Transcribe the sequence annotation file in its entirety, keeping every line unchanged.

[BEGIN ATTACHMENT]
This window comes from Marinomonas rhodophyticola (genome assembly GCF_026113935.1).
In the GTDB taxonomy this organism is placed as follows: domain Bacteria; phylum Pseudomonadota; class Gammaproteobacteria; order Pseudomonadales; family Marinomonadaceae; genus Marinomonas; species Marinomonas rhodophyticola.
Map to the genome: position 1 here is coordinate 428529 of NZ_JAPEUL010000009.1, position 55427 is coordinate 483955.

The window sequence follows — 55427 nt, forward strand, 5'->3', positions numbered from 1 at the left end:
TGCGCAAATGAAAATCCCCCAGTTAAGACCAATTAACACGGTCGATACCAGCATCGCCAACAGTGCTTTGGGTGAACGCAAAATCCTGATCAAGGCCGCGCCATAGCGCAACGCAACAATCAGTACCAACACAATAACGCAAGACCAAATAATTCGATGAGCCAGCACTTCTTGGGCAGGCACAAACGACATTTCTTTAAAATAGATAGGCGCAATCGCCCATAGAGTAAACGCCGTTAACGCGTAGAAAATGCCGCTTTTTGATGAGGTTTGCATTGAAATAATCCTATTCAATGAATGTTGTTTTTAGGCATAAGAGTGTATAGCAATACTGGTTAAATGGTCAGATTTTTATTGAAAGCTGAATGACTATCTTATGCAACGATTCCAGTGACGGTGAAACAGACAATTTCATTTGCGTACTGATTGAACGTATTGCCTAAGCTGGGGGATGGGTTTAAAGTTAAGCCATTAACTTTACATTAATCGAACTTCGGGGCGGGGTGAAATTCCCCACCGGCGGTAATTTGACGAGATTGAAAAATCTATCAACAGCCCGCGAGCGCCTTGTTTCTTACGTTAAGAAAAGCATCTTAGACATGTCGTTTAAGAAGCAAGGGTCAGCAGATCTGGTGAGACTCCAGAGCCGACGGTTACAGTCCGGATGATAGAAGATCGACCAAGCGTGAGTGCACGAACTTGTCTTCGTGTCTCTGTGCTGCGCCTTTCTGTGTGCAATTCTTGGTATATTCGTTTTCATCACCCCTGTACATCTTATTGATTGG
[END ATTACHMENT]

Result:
This window comes from Marinomonas rhodophyticola (genome assembly GCF_026113935.1).
In the GTDB taxonomy this organism is placed as follows: domain Bacteria; phylum Pseudomonadota; class Gammaproteobacteria; order Pseudomonadales; family Marinomonadaceae; genus Marinomonas; species Marinomonas rhodophyticola.
Map to the genome: position 1 here is coordinate 428529 of NZ_JAPEUL010000009.1, position 55427 is coordinate 483955.

The window sequence follows — 55427 nt, forward strand, 5'->3', positions numbered from 1 at the left end:
TGCGCAAATGAAAATCCCCCAGTTAAGACCAATTAACACGGTCGATACCAGCATCGCCAACAGTGCTTTGGGTGAACGCAAAATCCTGATCAAGGCCGCGCCATAGCGCAACGCAACAATCAGTACCAACACAATAACGCAAGACCAAATAATTCGATGAGCCAGCACTTCTTGGGCAGGCACAAACGACATTTCTTTAAAATAGATAGGCGCAATCGCCCATAGAGTAAACGCCGTTAACGCGTAGAAAATGCCGCTTTTTGATGAGGTTTGCATTGAAATAATCCTATTCAATGAATGTTGTTTTTAGGCATAAGAGTGTATAGCAATACTGGTTAAATGGTCAGATTTTTATTGAAAGCTGAATGACTATCTTATGCAACGATTCCAGTGACGGTGAAACAGACAATTTCATTTGCGTACTGATTGAACGTATTGCCTAAGCTGGGGGATGGGTTTAAAGTTAAGCCATTAACTTTACATTAATCGAACTTCGGGGCGGGGTGAAATTCCCCACCGGCGGTAATTTGACGAGATTGAAAAATCTATCAACAGCCCGCGAGCGCCTTGTTTCTTACGTTAAGAAAAGCATCTTAGACATGTCGTTTAAGAAGCAAGGGTCAGCAGATCTGGTGAGACTCCAGAGCCGACGGTTACAGTCCGGATGATAGAAGATCGACCAAGCGTGAGTGCACGAACTTGTCTTCGTGTCTCTGTGCTGCGCCTTTCTGTGTGCAATTCTTGGTATATTCGTTTTCATCACCCCTGTACATCTTATTGATTGG